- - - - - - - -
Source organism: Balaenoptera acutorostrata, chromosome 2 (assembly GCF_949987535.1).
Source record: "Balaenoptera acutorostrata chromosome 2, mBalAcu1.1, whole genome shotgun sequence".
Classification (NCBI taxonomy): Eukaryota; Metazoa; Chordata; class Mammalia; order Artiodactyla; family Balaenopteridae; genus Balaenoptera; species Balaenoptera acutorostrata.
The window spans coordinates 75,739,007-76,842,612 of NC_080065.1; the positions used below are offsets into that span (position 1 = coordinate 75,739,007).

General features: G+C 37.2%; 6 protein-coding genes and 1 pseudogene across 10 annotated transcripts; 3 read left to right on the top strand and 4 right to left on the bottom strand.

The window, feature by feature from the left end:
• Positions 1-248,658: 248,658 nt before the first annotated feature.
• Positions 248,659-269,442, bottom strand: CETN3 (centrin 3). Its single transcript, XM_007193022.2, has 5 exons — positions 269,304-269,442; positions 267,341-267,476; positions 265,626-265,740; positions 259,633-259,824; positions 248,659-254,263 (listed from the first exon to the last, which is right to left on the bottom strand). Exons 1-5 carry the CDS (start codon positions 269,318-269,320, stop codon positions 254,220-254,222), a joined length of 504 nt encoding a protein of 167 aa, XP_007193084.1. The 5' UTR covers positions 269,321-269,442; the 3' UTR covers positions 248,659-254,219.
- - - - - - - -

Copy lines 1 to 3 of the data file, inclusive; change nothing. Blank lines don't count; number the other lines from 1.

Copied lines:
Source organism: Balaenoptera acutorostrata, chromosome 2 (assembly GCF_949987535.1).
Source record: "Balaenoptera acutorostrata chromosome 2, mBalAcu1.1, whole genome shotgun sequence".
Classification (NCBI taxonomy): Eukaryota; Metazoa; Chordata; class Mammalia; order Artiodactyla; family Balaenopteridae; genus Balaenoptera; species Balaenoptera acutorostrata.